The Interview movie review: You can't see Seth Rogen and James Franco's Kim Jong Un assassination film, but you can read about it here

The Interview movie review

You can't see Seth Rogen and James Franco's Kim Jong Un assassination film, but you can read about it here
Serial mania has propelled podcasts into the cultural mainstream

How podcasts became mainstream

People have consumed gripping armchair investigation Serial with a relish typically reserved for box-set binges
Jesus Christ has become an unlikely pin-up for hipster marketing companies

Jesus Christ has become an unlikely pin-up

Kevin Lee Light, aka "Jesus", is the newest client of creative agency Mother while rival agency Anomaly has launched Sexy Jesus, depicting the Messiah in a series of Athena-style poses
Rosetta space mission voted most important scientific breakthrough of 2014

A memorable year for science – if not for mice

The most important scientific breakthroughs of 2014
Christmas cocktails to make you merry: From eggnog to Brown Betty and Rum Bumpo

Christmas cocktails to make you merry

Mulled wine is an essential seasonal treat. But now drinkers are rediscovering other traditional festive tipples. Angela Clutton raises a glass to Christmas cocktails
5 best activity trackers

Fitness technology: 5 best activity trackers

Up the ante in your regimen and change the habits of a lifetime with this wearable tech
Paul Scholes column: It's a little-known fact, but I have played one of the seven dwarves

Paul Scholes column

It's a little-known fact, but I have played one of the seven dwarves
Fifa's travelling circus once again steals limelight from real stars

Fifa's travelling circus once again steals limelight from real stars

Club World Cup kicked into the long grass by the continued farce surrounding Blatter, Garcia, Russia and Qatar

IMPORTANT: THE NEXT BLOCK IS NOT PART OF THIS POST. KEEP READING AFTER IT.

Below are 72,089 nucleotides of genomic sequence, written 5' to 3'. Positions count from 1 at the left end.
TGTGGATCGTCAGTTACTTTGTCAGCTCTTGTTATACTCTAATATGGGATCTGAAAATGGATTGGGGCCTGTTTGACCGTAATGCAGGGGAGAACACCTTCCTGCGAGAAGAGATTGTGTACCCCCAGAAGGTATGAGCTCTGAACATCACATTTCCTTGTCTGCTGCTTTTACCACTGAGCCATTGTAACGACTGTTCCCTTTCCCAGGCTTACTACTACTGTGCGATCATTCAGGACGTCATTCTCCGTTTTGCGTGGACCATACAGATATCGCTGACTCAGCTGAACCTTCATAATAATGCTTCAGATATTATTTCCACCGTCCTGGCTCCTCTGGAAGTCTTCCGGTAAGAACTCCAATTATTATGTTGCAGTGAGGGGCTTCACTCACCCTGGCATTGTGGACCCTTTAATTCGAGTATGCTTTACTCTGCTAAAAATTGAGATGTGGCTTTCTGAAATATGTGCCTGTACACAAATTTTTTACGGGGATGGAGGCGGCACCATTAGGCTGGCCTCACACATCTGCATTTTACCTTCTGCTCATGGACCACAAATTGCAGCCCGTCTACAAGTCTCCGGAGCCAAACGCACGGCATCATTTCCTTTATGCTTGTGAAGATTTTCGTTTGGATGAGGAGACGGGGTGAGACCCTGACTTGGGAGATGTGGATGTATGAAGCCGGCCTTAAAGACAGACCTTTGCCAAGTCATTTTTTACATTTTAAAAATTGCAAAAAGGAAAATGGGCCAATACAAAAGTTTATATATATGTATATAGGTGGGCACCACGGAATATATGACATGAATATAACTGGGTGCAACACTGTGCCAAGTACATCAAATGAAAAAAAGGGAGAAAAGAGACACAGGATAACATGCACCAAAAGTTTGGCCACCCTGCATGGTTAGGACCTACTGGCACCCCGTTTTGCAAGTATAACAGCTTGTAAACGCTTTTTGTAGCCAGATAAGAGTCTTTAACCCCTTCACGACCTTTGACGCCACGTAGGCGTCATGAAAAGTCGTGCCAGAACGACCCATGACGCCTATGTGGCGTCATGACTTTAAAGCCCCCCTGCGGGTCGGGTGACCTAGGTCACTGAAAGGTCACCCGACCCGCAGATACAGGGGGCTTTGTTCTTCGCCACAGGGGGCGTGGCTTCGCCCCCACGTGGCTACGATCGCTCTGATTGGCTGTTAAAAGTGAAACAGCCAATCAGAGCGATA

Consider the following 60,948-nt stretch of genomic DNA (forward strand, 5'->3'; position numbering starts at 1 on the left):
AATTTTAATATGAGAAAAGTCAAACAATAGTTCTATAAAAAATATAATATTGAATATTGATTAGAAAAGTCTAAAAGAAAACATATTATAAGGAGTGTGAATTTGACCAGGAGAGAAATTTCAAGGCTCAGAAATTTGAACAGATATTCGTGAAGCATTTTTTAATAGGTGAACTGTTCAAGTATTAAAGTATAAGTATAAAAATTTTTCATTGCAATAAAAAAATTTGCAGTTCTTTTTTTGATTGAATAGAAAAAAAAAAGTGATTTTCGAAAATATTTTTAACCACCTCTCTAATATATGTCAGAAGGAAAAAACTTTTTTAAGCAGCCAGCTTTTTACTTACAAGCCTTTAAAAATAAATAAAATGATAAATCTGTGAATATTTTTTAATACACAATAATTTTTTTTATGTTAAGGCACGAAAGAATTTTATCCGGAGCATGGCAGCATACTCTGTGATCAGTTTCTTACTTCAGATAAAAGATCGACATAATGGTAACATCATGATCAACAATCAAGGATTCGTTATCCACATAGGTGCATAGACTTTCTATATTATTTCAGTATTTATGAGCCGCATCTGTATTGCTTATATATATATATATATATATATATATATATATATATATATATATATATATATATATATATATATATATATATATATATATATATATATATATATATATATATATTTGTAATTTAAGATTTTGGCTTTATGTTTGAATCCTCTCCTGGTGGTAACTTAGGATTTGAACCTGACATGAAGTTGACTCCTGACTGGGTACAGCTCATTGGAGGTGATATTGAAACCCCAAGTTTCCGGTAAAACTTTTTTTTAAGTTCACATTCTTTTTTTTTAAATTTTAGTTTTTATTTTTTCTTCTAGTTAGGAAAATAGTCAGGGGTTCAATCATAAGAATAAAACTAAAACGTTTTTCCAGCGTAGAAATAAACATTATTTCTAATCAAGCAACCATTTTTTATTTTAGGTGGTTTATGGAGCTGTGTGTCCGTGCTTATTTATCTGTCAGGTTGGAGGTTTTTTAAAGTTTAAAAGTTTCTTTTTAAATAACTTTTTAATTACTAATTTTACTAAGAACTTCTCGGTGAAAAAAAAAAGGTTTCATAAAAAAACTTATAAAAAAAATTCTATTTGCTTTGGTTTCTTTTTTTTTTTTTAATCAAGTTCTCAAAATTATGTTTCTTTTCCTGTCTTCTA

Frank Warren column: 2014 – boxing is back and winning new fans

Frank Warren: Boxing is back and winning new fans

2014 proves it's now one of sport's biggest hitters again
Jeb Bush vs Hillary Clinton: The power dynamics of the two first families

Jeb Bush vs Hillary Clinton

Karen Tumulty explores the power dynamics of the two first families
Stockholm is rivalling Silicon Valley with a hotbed of technology start-ups

Stockholm is rivalling Silicon Valley

The Swedish capital is home to two of the most popular video games in the world, as well as thousands of technology start-ups worth hundreds of millions of pounds – and it's all happened since 2009
Did Japanese workers really get their symbols mixed up and display Santa on a crucifix?

Crucified Santa: Urban myth refuses to die

The story goes that Japanese store workers created a life-size effigy of a smiling "Father Kurisumasu" attached to a facsimile of Our Lord's final instrument of torture
Jennifer Saunders and Kate Moss join David Walliams on set for TV adaptation of The Boy in the Dress

The Boy in the Dress: On set with the stars

Walliams' story about a boy who goes to school in a dress will be shown this Christmas